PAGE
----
You sit for long hours every day. You’re probably snacking while you’re on the road and drinking caffeine to stay awake. Then, there are all of those signs for your favorite fast food restaurants blurring along the side of the highway. Let’s face it, staying healthy as a truck driver is a struggle. However, it’s important to try because there are many common truck driver health concerns you should be aware of.
Six Common Truck Driver Health Concerns
Check out these six-common truck driver health concerns and how to prevent them.
Physical Health Issues Truck Drivers Face
Unfortunately, truck drivers are prone to obesity. In fact, studies show that about 50 percent of truck drivers in the United States are obese while 73 percent are overweight. The main causes of obesity in the trucking industry can be traced to the lack of nutrition and exercise that is accompanied by the trucking lifestyle. When you are working for long hours and driving long distances, a lack of exercise, sleep, and healthy eating all contribute to weight gain. Obesity can cause additional health concerns such as type 2 diabetes, sleeping disorders, and heart diseases.
To combat this, make time to cook healthy meals. Meal planning is an easy method to reduce the desire to stop for fast food and help you to maintain a healthy lifestyle. Avoid fatty food that can clog your arteries and increase your cholesterol level. Incorporate a workout schedule into your routine for a boost of energy throughout your day. It can be difficult to find the time and place to exercise when you are on the road. However, there are plenty of exercises that you can do such as jogging or utilizing dumbbells.
2. Lung Cancer
An estimated 60 percent of truck drivers are smokers. Did you know that smoking contributes to your chances of obtaining heart diseases, type 2 diabetes, as well as a stroke? Lung cancer is the most overlooked health issue out of the common truck driver health concerns. When smoking becomes an everyday habit for truck drivers, it can gradually contribute to the development of lung cancer. In addition, inhaling diesel fumes and other toxic chemicals can also increase your chance of lung cancer, putting truckers at greater risk.
To lower your chances of lung cancer, give up smoking and routinely check your ventilation systems to ensure that they are properly working. Minimizing your exposure to these fumes are integral to preventing lung cancer.
3. Musculoskeletal Injuries
The constant process of loading and unloading cargo in addition to sitting in your truck for hours on end can cause musculoskeletal injuries. Improper sitting positions can cause strains on your body causing back and neck injuries. Overexertion of your body can cause aches and pains, which can lead to further musculoskeletal injuries.
Avoid these injuries by adjusting your seating position and being conscious of it. Likewise, implement exercising into your daily routine to loosen your body to prevent stiffness. Make sure that you attend a routine check-up with your doctor to ensure that you have not acquired any injuries. After all, prevention is the number one top solution to solving common truck driver health concerns.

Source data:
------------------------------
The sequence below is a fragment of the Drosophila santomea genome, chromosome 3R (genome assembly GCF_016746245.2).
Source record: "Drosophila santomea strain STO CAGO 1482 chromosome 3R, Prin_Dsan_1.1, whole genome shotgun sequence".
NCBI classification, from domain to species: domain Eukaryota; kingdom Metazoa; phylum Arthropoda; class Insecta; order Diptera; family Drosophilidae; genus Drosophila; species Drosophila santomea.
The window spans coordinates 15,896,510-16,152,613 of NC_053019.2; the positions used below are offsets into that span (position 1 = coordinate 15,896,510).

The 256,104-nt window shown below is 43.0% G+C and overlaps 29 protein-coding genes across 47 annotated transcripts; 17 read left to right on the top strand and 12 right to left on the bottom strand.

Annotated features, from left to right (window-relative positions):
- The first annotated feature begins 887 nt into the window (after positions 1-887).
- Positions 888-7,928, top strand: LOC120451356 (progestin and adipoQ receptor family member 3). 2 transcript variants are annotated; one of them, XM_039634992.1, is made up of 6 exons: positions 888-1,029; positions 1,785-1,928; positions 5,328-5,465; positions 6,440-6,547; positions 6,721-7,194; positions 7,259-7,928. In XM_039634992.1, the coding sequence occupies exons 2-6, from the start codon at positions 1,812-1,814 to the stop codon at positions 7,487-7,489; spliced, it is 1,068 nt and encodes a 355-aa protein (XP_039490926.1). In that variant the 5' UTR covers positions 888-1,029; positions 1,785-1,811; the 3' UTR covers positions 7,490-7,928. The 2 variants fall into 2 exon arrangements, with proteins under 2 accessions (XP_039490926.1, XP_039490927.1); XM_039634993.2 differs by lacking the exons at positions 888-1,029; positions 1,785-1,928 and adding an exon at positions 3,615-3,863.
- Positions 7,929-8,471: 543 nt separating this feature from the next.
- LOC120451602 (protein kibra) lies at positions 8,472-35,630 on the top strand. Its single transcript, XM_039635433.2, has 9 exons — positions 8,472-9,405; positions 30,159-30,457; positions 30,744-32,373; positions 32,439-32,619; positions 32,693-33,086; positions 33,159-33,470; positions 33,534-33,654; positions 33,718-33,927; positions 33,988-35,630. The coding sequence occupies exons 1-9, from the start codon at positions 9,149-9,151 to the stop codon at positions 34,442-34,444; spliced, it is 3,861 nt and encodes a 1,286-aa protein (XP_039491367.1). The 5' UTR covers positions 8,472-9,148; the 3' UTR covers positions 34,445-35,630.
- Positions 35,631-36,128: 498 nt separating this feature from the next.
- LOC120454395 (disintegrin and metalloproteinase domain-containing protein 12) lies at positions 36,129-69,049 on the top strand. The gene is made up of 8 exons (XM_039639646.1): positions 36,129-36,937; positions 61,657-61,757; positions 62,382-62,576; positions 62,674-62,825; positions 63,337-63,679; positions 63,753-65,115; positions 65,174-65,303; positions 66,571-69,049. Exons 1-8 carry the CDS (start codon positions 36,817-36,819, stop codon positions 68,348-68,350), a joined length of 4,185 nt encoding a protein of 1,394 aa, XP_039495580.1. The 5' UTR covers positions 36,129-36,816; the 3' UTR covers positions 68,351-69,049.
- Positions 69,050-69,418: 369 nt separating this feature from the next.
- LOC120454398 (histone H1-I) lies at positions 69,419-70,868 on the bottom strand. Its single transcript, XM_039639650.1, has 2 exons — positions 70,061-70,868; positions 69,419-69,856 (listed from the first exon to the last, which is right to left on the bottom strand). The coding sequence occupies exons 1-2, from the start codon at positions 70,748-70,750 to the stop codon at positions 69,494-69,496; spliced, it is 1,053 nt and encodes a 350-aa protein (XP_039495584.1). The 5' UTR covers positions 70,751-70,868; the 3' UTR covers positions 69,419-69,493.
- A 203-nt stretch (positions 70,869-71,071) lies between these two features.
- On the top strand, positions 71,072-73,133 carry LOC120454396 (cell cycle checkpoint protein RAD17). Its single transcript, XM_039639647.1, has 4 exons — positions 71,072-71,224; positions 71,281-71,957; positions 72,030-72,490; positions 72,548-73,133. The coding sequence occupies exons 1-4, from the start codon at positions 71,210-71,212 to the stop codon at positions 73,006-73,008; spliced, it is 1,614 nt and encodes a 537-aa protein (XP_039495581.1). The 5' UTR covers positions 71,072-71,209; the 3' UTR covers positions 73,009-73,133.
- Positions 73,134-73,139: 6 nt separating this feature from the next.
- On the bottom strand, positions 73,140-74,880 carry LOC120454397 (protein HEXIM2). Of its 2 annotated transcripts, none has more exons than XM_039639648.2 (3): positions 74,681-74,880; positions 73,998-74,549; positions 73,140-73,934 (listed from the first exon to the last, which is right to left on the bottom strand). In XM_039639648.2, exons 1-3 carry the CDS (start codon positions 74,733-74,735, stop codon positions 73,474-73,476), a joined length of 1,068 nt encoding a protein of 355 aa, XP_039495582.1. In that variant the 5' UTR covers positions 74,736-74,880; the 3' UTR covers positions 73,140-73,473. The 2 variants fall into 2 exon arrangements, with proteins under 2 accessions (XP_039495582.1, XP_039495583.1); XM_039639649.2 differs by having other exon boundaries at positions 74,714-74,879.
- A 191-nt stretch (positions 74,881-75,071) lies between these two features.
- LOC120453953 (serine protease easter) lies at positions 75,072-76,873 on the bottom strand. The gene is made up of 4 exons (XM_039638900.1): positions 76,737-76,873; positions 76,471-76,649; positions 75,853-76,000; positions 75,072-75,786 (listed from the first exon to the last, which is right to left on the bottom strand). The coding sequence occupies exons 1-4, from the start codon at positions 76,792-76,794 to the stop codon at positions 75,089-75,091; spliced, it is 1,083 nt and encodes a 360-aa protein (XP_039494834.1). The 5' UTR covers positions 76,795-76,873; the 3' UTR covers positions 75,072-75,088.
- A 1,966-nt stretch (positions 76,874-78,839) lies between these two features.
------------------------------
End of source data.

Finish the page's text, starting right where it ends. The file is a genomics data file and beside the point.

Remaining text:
4. Sleep Apnea
Sleep apnea is a health condition that is definitely a pain point for truck drivers. The sleeping disorder causes someone’s breathing to stop periodically while they’re asleep. This can lead to them having slow reaction times when they’re awake. Truck drivers are screened for sleep apnea as part of their CDL physical, and sometimes truckers with sleep apnea are not allowed to drive until the problem is corrected. There’s a lot of confusion surrounding the laws on sleep apnea and trucking.
Things that put you at high-risk of sleep apnea include obesity, smoking, alcohol use and unfortunately, genetics. To reduce your chances of getting sleep apnea, manage your weight and limit smoking and drinking. Also, be sure to talk to your company about how a sleep apnea diagnosis would affect your career.
Mental Health Struggles Truck Drivers Experience
Stress is a common health concern for truck drivers in the trucking industry. Of course, there’s the stress of making your delivery on time, being stuck in traffic and dealing with bad drivers on the road. However, stress can also be caused by lack of sleep, isolation, and other health concerns that you might be suffering from. Stress can cause sleep deprivation, high blood pressure, a weakened immune system, and weight shifts, so it is important to manage and minimize your stress levels.
To prevent and reduce your stress levels, strive to maintain a healthy lifestyle of healthy eating and daily exercise. You could also try meditation or deep breathing exercises to help you calm down. In addition, make sure that you are getting enough sleep to prevent sleeping disorders such as sleep apnea and driver’s fatigue.
6. Depression and Isolation
A life on the road can take a toll on your mental health. Many long-haul truckers experience loneliness, and this can lead to depression. Sometimes depression can go undetected by anyone other than the trucker because they’re not around their families often enough for them to notice a change in their behavior. If you are suffering from depression, focusing on other aspects of your life will be difficult.
An important tip to solve this problem is to recognize that you are experiencing depression and talk to someone about it. Your mental health is just as important as your physical health, and there is no shame in getting help. Seek help if, because it will help you maintain a healthy lifestyle.
What are some common truck driver health concerns that you have and how do you address them? Share with us in the comments below!